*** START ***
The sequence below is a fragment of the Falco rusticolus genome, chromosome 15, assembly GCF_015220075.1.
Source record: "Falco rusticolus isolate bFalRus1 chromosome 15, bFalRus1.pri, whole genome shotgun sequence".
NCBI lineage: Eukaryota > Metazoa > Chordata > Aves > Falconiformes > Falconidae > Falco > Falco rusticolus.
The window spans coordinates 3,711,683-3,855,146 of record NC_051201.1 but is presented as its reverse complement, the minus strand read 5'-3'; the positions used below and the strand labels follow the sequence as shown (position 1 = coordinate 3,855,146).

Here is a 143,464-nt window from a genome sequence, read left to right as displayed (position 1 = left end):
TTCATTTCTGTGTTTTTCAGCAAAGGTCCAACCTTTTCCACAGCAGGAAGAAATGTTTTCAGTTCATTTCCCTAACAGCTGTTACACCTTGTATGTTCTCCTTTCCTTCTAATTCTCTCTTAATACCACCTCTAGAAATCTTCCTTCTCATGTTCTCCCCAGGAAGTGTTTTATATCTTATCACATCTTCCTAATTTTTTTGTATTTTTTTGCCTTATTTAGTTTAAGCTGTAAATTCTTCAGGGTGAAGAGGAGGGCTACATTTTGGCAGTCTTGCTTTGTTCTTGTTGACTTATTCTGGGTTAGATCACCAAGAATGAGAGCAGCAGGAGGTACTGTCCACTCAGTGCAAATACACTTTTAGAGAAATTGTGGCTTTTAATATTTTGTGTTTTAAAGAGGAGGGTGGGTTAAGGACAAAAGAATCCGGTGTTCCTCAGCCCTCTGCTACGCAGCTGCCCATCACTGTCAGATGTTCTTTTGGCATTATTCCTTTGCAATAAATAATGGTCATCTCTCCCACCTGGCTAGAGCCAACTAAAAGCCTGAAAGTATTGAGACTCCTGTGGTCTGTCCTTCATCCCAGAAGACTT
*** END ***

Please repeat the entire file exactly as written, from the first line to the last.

The sequence below is a fragment of the Falco rusticolus genome, chromosome 15, assembly GCF_015220075.1.
Source record: "Falco rusticolus isolate bFalRus1 chromosome 15, bFalRus1.pri, whole genome shotgun sequence".
NCBI lineage: Eukaryota > Metazoa > Chordata > Aves > Falconiformes > Falconidae > Falco > Falco rusticolus.
The window spans coordinates 3,711,683-3,855,146 of record NC_051201.1 but is presented as its reverse complement, the minus strand read 5'-3'; the positions used below and the strand labels follow the sequence as shown (position 1 = coordinate 3,855,146).

Here is a 143,464-nt window from a genome sequence, read left to right as displayed (position 1 = left end):
TTCATTTCTGTGTTTTTCAGCAAAGGTCCAACCTTTTCCACAGCAGGAAGAAATGTTTTCAGTTCATTTCCCTAACAGCTGTTACACCTTGTATGTTCTCCTTTCCTTCTAATTCTCTCTTAATACCACCTCTAGAAATCTTCCTTCTCATGTTCTCCCCAGGAAGTGTTTTATATCTTATCACATCTTCCTAATTTTTTTGTATTTTTTTGCCTTATTTAGTTTAAGCTGTAAATTCTTCAGGGTGAAGAGGAGGGCTACATTTTGGCAGTCTTGCTTTGTTCTTGTTGACTTATTCTGGGTTAGATCACCAAGAATGAGAGCAGCAGGAGGTACTGTCCACTCAGTGCAAATACACTTTTAGAGAAATTGTGGCTTTTAATATTTTGTGTTTTAAAGAGGAGGGTGGGTTAAGGACAAAAGAATCCGGTGTTCCTCAGCCCTCTGCTACGCAGCTGCCCATCACTGTCAGATGTTCTTTTGGCATTATTCCTTTGCAATAAATAATGGTCATCTCTCCCACCTGGCTAGAGCCAACTAAAAGCCTGAAAGTATTGAGACTCCTGTGGTCTGTCCTTCATCCCAGAAGACTT